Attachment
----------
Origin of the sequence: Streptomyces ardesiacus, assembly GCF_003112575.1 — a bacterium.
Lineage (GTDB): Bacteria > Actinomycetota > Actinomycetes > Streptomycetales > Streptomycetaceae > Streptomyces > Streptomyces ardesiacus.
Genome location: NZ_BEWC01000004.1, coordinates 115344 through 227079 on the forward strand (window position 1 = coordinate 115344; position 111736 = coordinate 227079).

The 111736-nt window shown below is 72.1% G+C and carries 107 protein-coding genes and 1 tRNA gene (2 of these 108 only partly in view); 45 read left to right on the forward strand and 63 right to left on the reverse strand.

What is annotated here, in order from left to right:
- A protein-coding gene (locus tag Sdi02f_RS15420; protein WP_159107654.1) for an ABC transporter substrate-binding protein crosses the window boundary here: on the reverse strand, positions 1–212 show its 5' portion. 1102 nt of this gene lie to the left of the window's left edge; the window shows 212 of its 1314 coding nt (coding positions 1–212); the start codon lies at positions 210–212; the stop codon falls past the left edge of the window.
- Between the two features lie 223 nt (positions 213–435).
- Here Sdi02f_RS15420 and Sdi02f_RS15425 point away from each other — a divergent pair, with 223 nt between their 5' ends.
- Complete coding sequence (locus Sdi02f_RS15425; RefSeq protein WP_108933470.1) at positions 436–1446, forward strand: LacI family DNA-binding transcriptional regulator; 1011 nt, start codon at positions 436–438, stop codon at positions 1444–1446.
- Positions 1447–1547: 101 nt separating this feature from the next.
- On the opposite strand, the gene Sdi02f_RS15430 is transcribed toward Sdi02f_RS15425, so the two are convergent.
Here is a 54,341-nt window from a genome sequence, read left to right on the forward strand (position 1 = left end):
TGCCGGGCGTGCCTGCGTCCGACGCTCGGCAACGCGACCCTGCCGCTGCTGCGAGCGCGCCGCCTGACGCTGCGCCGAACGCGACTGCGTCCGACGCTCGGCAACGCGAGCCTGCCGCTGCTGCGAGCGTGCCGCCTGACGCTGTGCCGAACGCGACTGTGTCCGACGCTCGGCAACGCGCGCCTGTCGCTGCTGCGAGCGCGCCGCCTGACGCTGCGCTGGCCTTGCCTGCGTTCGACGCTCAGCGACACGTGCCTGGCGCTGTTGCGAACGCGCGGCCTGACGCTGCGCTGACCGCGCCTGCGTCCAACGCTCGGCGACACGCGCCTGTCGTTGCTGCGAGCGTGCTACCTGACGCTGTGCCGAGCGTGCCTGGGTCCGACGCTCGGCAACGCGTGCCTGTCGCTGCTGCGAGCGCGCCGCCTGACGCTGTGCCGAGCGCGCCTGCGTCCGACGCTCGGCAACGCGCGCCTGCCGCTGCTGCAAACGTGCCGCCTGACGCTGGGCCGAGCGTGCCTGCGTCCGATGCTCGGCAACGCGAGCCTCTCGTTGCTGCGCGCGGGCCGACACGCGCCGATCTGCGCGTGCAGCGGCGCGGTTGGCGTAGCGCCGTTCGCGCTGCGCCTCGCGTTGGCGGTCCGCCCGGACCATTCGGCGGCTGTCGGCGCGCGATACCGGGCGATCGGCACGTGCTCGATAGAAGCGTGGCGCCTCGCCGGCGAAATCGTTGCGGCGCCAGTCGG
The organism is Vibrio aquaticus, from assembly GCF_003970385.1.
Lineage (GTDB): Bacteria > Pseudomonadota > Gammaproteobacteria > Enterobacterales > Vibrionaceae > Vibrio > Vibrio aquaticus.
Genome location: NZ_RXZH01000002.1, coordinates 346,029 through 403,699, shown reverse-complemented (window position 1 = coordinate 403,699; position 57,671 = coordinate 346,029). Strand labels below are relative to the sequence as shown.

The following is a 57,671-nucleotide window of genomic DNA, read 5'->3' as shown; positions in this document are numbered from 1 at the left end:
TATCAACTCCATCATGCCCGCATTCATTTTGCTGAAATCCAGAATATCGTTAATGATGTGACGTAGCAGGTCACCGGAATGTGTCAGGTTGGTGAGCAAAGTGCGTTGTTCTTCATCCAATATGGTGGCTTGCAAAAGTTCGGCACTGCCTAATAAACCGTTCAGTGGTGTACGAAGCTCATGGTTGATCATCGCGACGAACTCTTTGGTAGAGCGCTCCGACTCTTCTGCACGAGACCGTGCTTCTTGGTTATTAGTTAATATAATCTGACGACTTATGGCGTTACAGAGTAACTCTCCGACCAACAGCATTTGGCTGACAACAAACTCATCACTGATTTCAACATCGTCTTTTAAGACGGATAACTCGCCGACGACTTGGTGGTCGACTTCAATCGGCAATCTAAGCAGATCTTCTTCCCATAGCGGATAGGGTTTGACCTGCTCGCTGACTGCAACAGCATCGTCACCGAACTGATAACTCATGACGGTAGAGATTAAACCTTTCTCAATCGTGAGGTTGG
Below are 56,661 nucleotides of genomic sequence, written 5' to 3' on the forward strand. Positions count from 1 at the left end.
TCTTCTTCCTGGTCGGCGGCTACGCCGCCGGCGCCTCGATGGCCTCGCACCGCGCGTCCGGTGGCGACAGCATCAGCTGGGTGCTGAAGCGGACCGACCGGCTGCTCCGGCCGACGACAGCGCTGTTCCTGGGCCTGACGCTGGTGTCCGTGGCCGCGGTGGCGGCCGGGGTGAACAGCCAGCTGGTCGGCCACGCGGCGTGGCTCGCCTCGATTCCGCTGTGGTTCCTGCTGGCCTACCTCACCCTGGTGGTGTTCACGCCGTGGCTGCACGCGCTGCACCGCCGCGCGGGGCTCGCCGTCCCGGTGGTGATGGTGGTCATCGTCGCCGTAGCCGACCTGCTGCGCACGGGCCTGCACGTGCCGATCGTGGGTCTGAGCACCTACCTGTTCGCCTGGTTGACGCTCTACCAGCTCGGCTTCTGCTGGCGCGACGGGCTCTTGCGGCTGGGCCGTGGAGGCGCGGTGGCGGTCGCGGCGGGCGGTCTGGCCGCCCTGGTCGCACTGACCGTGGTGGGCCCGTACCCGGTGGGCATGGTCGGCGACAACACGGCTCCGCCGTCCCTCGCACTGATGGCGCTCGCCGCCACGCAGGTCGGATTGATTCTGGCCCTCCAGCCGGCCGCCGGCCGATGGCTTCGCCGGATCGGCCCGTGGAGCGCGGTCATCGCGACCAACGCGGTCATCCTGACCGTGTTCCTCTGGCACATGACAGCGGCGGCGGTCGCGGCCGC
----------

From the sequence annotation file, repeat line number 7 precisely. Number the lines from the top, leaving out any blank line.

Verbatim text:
- Between the two features lie 223 nt (positions 213–435).